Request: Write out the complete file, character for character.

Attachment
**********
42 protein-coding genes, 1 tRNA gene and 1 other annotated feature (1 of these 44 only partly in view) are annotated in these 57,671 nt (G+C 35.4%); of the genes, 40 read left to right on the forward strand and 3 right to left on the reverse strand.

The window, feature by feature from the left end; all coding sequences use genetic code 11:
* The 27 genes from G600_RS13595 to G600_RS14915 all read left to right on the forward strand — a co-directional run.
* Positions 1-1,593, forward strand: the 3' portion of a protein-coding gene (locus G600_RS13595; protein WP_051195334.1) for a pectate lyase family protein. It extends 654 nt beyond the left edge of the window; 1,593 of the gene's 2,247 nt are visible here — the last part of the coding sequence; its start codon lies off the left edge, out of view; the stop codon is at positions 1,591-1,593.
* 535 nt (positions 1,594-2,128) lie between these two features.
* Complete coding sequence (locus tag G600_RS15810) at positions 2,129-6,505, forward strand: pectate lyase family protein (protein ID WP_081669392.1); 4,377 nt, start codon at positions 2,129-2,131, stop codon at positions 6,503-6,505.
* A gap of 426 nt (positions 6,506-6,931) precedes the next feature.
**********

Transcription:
42 protein-coding genes, 1 tRNA gene and 1 other annotated feature (1 of these 44 only partly in view) are annotated in these 57,671 nt (G+C 35.4%); of the genes, 40 read left to right on the forward strand and 3 right to left on the reverse strand.

The window, feature by feature from the left end; all coding sequences use genetic code 11:
* The 27 genes from G600_RS13595 to G600_RS14915 all read left to right on the forward strand — a co-directional run.
* Positions 1-1,593, forward strand: the 3' portion of a protein-coding gene (locus G600_RS13595; protein WP_051195334.1) for a pectate lyase family protein. It extends 654 nt beyond the left edge of the window; 1,593 of the gene's 2,247 nt are visible here — the last part of the coding sequence; its start codon lies off the left edge, out of view; the stop codon is at positions 1,591-1,593.
* 535 nt (positions 1,594-2,128) lie between these two features.
* Complete coding sequence (locus tag G600_RS15810) at positions 2,129-6,505, forward strand: pectate lyase family protein (protein ID WP_081669392.1); 4,377 nt, start codon at positions 2,129-2,131, stop codon at positions 6,503-6,505.
* A gap of 426 nt (positions 6,506-6,931) precedes the next feature.